Given that no one can change that many behaviors in a couple of hours, I thought it best to approach this situation differently. I asked her to tell me all of the things she loved about her dog. That gave her pause. So, I suggested the following: Don't you love the way he looks forward to you picking him up from daycare? Don't you love the way he nudges your hand for attention? Don't you love how happy he is to go for a walk? Don't you love how nicely he gets along with other dogs? Now she could see where I was headed with this. While she was frustrated, she needed to see all of the good things about her dog as well. His list of positive attributes far outweighed his negative ones and at this point, his owner was ready to have a rational discussion about what could be done in the short term to help with her immediate issues as they would effect her holiday plans this week.
First off, she needs to keep him on leash at all times so she can stand on his leash when he greets people, thus keeping him from jumping up. She has to use the head halter we had already trained him to wear that helped greatly with the pulling as well as the chasing of squirrels and ducks. She had quit using the head halter because she didn't keep it with the leash by the door, so just got out of the habit of using it. By keeping him on leash, she could easily keep him off of furniture. I suggested a portable crate and a nice dog bed to take with them on their trip for alternate nap spots. Treats were to be given in a closed hand to discourage snapping and he was to be reminded to do a couple of "touch" behaviors before being given any treat as that got him thinking rather than simply reacting. Finally, I suggested not feeding him before they left for their road trip and instead giving him a couple of ginger snaps cookies to settle his stomach. She also needed to use his car harness and belt him into place so he stayed facing forward. Rolling down his window would help as well.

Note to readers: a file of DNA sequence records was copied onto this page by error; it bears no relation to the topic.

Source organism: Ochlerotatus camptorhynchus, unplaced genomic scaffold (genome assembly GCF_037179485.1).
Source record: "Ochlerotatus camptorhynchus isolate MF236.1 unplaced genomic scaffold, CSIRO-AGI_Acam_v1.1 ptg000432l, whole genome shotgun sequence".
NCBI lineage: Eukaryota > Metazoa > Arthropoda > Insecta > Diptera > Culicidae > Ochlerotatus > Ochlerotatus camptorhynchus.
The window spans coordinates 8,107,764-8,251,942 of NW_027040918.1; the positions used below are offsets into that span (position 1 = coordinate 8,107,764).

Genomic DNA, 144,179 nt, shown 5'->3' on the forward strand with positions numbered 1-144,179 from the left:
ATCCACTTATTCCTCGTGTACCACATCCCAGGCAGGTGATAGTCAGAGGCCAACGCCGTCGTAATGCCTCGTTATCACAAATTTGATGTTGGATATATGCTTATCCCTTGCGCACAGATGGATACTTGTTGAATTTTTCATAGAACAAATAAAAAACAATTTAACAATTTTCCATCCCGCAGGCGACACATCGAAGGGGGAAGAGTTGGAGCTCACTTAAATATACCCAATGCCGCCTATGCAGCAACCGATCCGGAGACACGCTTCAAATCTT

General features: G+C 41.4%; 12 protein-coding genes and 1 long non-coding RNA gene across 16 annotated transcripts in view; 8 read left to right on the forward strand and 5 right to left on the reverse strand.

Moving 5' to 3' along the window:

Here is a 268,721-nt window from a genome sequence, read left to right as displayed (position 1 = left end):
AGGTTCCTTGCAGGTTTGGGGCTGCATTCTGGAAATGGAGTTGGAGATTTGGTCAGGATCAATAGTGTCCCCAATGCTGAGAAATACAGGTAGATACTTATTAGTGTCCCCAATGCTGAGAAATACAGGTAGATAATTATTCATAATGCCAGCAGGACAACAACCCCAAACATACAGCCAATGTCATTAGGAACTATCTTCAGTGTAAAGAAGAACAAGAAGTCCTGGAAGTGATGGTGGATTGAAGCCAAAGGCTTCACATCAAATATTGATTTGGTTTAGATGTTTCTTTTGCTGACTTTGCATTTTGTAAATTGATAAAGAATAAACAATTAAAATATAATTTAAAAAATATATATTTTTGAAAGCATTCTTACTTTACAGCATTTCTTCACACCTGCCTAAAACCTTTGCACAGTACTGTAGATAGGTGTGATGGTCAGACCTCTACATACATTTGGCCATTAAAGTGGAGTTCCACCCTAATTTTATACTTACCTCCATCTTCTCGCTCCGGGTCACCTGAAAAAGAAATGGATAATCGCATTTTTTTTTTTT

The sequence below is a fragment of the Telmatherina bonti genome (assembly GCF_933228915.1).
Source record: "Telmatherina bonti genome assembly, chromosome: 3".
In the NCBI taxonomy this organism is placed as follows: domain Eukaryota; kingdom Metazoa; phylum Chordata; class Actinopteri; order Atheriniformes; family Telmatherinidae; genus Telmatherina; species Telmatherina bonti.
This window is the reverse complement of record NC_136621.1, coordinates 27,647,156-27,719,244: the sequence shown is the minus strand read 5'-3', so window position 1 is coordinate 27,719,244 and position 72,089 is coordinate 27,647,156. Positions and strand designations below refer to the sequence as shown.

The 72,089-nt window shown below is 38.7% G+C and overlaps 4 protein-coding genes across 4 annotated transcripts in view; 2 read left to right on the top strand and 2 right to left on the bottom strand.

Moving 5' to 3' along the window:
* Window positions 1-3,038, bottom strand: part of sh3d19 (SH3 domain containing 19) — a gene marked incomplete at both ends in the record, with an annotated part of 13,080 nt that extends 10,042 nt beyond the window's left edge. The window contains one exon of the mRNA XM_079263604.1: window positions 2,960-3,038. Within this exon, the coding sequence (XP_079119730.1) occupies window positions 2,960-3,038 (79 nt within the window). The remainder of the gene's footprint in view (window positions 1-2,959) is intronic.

Now she had some strategies to get her through this trip to her friend's house for Thanksgiving. Plus, she had a much better appreciation of all of her dog's positive attributes and behaviors, no longer so focused on the negative. And we set up an appointment to meet in person when she got back so we could "check in" and see how those basic solutions were working for both her and her dog.
So, I am thankful for clients who listen and their pets who appreciate my help. I am thankful for the opportunity to help pet owners and educate them about why animals think and behave the way they do. Most of all, I am thankful for my family and friends who have supported me all these years even though my jeans are often dirty, I frequently have peanut butter in my hair, and I always smell like dog saliva and chicken jerky. Happy Thanksgiving everyone!
As always, if you have questions about your pet's behavior, you know where to find me.
I am thankful for these four: my daughter, Jessica, and our collie collective!